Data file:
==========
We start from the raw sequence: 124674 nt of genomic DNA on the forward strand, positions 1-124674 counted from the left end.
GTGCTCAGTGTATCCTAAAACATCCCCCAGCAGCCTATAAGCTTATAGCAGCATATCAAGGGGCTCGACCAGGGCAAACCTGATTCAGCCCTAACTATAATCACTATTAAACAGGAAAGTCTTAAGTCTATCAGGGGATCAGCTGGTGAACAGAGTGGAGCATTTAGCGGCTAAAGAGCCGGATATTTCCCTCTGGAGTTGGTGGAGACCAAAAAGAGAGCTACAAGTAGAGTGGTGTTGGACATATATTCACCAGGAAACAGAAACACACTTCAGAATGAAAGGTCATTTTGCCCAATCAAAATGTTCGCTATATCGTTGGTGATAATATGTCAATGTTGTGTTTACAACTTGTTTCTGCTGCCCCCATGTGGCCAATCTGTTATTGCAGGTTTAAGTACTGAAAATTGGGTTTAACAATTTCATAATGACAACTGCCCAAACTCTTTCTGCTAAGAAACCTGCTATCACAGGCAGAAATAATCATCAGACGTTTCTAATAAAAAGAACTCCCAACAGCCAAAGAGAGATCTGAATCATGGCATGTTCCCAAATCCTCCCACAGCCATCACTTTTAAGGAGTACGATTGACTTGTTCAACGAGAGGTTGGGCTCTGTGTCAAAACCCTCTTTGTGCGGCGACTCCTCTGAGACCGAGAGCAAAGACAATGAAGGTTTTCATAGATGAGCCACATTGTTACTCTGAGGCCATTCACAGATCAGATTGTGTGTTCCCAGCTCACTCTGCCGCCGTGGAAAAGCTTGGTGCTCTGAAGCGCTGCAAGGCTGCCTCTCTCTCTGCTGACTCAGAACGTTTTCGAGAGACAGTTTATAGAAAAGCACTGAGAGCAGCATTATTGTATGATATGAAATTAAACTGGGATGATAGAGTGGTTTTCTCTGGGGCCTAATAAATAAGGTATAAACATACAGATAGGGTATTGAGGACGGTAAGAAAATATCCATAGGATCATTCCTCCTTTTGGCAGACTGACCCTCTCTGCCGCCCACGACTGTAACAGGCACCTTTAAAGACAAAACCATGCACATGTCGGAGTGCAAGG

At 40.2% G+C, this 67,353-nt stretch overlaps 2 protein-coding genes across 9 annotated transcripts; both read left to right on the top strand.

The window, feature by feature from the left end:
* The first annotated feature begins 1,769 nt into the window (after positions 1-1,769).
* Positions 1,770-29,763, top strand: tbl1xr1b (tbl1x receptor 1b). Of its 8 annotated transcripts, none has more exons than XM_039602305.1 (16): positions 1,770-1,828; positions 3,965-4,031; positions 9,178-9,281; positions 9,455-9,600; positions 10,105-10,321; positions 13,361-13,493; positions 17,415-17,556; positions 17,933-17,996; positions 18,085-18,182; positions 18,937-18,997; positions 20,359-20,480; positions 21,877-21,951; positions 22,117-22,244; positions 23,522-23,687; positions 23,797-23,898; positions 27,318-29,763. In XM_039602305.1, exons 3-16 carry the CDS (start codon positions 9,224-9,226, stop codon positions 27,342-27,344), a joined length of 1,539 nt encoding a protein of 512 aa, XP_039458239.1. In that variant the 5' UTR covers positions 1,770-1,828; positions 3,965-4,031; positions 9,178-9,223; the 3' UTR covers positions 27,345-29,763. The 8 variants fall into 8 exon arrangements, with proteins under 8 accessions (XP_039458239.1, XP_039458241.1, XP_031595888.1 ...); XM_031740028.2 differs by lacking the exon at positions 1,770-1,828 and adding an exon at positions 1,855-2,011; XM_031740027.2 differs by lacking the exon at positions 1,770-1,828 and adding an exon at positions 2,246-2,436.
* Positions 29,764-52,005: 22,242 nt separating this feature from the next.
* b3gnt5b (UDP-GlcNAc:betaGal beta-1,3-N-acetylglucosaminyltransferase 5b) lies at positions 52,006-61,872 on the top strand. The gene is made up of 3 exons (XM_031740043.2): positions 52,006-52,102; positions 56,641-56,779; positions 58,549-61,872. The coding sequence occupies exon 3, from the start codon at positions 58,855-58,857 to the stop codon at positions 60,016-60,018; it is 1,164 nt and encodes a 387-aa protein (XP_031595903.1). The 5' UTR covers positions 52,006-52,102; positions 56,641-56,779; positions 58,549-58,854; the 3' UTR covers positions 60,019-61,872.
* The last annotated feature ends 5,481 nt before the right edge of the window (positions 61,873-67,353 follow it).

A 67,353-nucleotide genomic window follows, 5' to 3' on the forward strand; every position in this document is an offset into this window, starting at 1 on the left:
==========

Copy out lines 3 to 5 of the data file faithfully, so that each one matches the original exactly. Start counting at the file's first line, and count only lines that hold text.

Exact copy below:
At 40.2% G+C, this 67,353-nt stretch overlaps 2 protein-coding genes across 9 annotated transcripts; both read left to right on the top strand.

The window, feature by feature from the left end:
* The first annotated feature begins 1,769 nt into the window (after positions 1-1,769).